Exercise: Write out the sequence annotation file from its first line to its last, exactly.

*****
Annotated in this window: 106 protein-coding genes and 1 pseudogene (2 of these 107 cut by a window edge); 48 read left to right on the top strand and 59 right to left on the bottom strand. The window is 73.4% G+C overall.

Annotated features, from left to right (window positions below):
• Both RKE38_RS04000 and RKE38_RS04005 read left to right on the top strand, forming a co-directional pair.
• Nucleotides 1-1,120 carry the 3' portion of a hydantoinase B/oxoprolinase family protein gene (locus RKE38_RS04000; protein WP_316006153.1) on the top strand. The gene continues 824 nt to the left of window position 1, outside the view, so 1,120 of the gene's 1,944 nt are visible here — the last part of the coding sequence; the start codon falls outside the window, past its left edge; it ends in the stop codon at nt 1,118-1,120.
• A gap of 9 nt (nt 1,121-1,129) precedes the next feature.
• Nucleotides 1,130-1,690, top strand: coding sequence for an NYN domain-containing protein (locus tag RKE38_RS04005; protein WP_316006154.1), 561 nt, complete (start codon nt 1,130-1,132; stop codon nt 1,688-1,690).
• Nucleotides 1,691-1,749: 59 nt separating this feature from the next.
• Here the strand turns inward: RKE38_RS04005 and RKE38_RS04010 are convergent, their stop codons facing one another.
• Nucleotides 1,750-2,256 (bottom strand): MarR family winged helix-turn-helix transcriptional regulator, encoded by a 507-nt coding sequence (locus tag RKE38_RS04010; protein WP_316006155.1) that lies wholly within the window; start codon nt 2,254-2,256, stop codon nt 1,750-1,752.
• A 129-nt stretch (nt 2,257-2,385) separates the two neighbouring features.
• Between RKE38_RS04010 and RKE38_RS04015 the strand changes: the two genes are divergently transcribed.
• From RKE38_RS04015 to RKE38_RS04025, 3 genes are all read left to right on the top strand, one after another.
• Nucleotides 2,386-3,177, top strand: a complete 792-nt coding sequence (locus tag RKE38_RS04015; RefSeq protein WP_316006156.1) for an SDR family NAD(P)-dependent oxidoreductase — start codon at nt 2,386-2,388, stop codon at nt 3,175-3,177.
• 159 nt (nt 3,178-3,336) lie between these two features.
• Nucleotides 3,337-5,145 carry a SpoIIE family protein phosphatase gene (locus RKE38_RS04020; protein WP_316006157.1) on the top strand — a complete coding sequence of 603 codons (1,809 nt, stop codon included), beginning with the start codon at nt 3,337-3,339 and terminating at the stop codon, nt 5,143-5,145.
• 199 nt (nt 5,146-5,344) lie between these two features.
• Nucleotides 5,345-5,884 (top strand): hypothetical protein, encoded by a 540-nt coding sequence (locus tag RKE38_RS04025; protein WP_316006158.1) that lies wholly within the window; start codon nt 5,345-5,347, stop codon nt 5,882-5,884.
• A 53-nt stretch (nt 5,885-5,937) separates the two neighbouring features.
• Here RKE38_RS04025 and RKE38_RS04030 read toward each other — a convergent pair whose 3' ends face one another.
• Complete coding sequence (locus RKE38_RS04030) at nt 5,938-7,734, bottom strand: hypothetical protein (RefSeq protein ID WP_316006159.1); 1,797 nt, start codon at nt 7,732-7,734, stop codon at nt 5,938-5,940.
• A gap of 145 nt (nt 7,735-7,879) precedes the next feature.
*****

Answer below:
Annotated in this window: 106 protein-coding genes and 1 pseudogene (2 of these 107 cut by a window edge); 48 read left to right on the top strand and 59 right to left on the bottom strand. The window is 73.4% G+C overall.

Annotated features, from left to right (window positions below):
• Both RKE38_RS04000 and RKE38_RS04005 read left to right on the top strand, forming a co-directional pair.
• Nucleotides 1-1,120 carry the 3' portion of a hydantoinase B/oxoprolinase family protein gene (locus RKE38_RS04000; protein WP_316006153.1) on the top strand. The gene continues 824 nt to the left of window position 1, outside the view, so 1,120 of the gene's 1,944 nt are visible here — the last part of the coding sequence; the start codon falls outside the window, past its left edge; it ends in the stop codon at nt 1,118-1,120.
• A gap of 9 nt (nt 1,121-1,129) precedes the next feature.
• Nucleotides 1,130-1,690, top strand: coding sequence for an NYN domain-containing protein (locus tag RKE38_RS04005; protein WP_316006154.1), 561 nt, complete (start codon nt 1,130-1,132; stop codon nt 1,688-1,690).
• Nucleotides 1,691-1,749: 59 nt separating this feature from the next.
• Here the strand turns inward: RKE38_RS04005 and RKE38_RS04010 are convergent, their stop codons facing one another.
• Nucleotides 1,750-2,256 (bottom strand): MarR family winged helix-turn-helix transcriptional regulator, encoded by a 507-nt coding sequence (locus tag RKE38_RS04010; protein WP_316006155.1) that lies wholly within the window; start codon nt 2,254-2,256, stop codon nt 1,750-1,752.
• A 129-nt stretch (nt 2,257-2,385) separates the two neighbouring features.
• Between RKE38_RS04010 and RKE38_RS04015 the strand changes: the two genes are divergently transcribed.
• From RKE38_RS04015 to RKE38_RS04025, 3 genes are all read left to right on the top strand, one after another.
• Nucleotides 2,386-3,177, top strand: a complete 792-nt coding sequence (locus tag RKE38_RS04015; RefSeq protein WP_316006156.1) for an SDR family NAD(P)-dependent oxidoreductase — start codon at nt 2,386-2,388, stop codon at nt 3,175-3,177.
• 159 nt (nt 3,178-3,336) lie between these two features.
• Nucleotides 3,337-5,145 carry a SpoIIE family protein phosphatase gene (locus RKE38_RS04020; protein WP_316006157.1) on the top strand — a complete coding sequence of 603 codons (1,809 nt, stop codon included), beginning with the start codon at nt 3,337-3,339 and terminating at the stop codon, nt 5,143-5,145.
• 199 nt (nt 5,146-5,344) lie between these two features.
• Nucleotides 5,345-5,884 (top strand): hypothetical protein, encoded by a 540-nt coding sequence (locus tag RKE38_RS04025; protein WP_316006158.1) that lies wholly within the window; start codon nt 5,345-5,347, stop codon nt 5,882-5,884.
• A 53-nt stretch (nt 5,885-5,937) separates the two neighbouring features.
• Here RKE38_RS04025 and RKE38_RS04030 read toward each other — a convergent pair whose 3' ends face one another.
• Complete coding sequence (locus RKE38_RS04030) at nt 5,938-7,734, bottom strand: hypothetical protein (RefSeq protein ID WP_316006159.1); 1,797 nt, start codon at nt 7,732-7,734, stop codon at nt 5,938-5,940.
• A gap of 145 nt (nt 7,735-7,879) precedes the next feature.